Experts used to say that to get what your body needs to make proteins, you needed to pair plant-based foods with complementary sets of amino acids—like rice and beans. Now they know that you don’t have to eat those foods at the same meal. If you get a variety of foods throughout the day, they all go into the ‘basket’ of amino acids that are available for the body to use.

 

3. Carbs make you fat

Low-carb diets can help with weight loss. That is a scientific fact. In many cases, this happens even without conscious calorie restriction. As long as the carbs are kept low and protein intake is high, people lose weight.

However, this does not mean that carbs per se cause weight gain. The obesity epidemic started around 1980 but humans have been eating carbs for a very long time. The truth is, refined carbs (like refined grains and sugar) are definitely linked to weight gain, but whole foods that are high in carbs are very healthy.

Low-carb diets are very effective for weight loss. However, carbs are not what causes obesity in the first place. Whole, single ingredient carb-based foods are incredibly healthy.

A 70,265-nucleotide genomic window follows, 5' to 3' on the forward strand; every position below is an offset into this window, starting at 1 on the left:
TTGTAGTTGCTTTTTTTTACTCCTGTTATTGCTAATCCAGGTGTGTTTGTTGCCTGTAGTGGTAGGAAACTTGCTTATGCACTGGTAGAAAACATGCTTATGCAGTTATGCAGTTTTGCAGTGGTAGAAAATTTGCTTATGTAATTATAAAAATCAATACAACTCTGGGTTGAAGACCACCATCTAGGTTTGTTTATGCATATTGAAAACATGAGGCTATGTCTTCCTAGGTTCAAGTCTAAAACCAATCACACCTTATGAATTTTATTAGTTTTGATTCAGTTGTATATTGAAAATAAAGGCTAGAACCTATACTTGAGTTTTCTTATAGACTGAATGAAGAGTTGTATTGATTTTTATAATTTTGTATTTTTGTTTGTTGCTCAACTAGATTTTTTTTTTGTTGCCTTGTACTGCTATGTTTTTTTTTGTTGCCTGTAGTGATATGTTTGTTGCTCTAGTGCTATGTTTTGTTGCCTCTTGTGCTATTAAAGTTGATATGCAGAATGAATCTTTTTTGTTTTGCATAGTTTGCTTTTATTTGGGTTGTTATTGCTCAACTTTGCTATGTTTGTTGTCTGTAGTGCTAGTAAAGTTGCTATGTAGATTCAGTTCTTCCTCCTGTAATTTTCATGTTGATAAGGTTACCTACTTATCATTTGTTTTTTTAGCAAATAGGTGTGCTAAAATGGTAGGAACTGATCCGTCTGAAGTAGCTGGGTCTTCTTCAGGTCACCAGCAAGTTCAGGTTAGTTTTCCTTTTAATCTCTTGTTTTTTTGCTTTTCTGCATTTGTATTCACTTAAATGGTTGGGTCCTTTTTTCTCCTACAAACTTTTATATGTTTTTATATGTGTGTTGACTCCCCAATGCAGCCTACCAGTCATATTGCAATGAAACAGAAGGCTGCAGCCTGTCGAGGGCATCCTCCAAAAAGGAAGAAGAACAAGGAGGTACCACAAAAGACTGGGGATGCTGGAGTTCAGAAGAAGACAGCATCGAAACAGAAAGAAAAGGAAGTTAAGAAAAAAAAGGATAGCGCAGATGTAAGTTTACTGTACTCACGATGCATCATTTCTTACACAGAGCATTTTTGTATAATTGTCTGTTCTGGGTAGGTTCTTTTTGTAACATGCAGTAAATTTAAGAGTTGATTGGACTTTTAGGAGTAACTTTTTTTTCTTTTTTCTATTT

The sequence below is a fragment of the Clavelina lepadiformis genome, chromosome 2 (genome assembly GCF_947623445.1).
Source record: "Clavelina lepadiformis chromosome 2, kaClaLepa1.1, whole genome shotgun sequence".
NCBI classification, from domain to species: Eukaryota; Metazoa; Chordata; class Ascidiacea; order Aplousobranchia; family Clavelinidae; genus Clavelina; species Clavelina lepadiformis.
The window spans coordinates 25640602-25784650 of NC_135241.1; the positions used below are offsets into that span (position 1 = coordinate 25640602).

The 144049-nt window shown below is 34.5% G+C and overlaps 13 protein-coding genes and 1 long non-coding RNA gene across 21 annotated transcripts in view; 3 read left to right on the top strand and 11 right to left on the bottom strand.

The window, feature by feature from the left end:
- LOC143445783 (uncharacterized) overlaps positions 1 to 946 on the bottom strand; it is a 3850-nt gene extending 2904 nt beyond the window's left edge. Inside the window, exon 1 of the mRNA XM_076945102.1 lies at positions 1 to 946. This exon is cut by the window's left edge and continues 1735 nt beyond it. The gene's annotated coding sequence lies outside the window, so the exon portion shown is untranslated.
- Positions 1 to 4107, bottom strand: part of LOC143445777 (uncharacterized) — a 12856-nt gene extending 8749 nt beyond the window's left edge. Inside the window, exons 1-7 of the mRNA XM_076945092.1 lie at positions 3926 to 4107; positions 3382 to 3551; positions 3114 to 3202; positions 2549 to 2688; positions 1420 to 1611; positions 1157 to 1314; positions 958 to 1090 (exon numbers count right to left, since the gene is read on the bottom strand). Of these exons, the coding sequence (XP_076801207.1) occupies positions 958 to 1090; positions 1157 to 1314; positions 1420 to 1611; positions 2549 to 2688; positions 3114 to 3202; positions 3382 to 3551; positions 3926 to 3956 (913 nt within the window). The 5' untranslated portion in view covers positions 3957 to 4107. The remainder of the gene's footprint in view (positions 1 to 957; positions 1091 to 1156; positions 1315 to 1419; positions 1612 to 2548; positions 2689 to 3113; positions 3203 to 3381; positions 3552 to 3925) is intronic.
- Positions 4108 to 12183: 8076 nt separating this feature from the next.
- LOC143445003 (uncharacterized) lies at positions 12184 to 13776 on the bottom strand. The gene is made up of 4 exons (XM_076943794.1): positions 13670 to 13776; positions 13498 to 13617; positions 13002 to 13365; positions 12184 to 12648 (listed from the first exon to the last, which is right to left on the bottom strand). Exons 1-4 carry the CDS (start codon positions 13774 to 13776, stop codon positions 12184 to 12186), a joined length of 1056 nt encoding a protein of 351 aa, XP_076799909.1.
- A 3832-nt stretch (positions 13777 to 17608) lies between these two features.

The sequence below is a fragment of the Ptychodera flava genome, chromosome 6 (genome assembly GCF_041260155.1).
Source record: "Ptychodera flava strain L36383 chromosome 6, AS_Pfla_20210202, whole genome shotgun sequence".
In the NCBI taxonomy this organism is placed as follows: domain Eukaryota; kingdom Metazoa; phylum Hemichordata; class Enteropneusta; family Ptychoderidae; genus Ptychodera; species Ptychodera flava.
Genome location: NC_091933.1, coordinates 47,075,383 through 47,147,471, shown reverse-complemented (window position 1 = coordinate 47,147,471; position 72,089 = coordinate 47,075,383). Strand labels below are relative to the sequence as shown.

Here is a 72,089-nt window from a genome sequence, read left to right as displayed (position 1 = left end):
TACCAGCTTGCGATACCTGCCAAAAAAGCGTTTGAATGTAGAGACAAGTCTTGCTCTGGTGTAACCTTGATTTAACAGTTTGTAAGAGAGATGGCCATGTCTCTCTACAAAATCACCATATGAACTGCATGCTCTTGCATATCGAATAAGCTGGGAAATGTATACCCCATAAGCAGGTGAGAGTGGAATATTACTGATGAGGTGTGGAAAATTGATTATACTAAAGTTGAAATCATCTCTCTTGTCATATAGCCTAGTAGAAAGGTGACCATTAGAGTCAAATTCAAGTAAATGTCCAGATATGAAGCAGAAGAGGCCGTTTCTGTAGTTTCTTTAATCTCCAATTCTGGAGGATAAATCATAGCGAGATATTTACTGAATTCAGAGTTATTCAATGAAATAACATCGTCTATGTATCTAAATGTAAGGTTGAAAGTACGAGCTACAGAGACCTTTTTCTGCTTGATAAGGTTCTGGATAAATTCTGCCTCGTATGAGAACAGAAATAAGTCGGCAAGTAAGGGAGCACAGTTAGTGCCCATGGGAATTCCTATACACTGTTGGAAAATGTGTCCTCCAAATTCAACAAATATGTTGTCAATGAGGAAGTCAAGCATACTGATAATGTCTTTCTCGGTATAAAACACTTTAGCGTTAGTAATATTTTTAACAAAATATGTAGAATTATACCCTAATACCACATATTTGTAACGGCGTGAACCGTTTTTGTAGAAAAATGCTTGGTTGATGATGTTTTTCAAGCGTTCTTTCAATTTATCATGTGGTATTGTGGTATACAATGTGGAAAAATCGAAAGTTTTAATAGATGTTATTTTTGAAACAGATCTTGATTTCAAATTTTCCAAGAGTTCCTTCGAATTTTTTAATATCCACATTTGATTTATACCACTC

4. Calories eaten at night are more fattening than those eaten early in the day

Calories are calories are calories, and it doesn’t matter what time you eat them. What matters are the total calories you take in

 

5. Eating fat makes you fat

Body fat is stored fat. So, eating more fat should make us store more of it. It seems logical.

However, it turns out that things aren’t this simple. There is nothing uniquely fattening about fat, except that it is often found in calorie-dense junk foods. As long as calories are within range, fat does not make you fat. Additionally, diets that are high in fat (but low in carbs) have been shown to cause weight loss in numerous studies.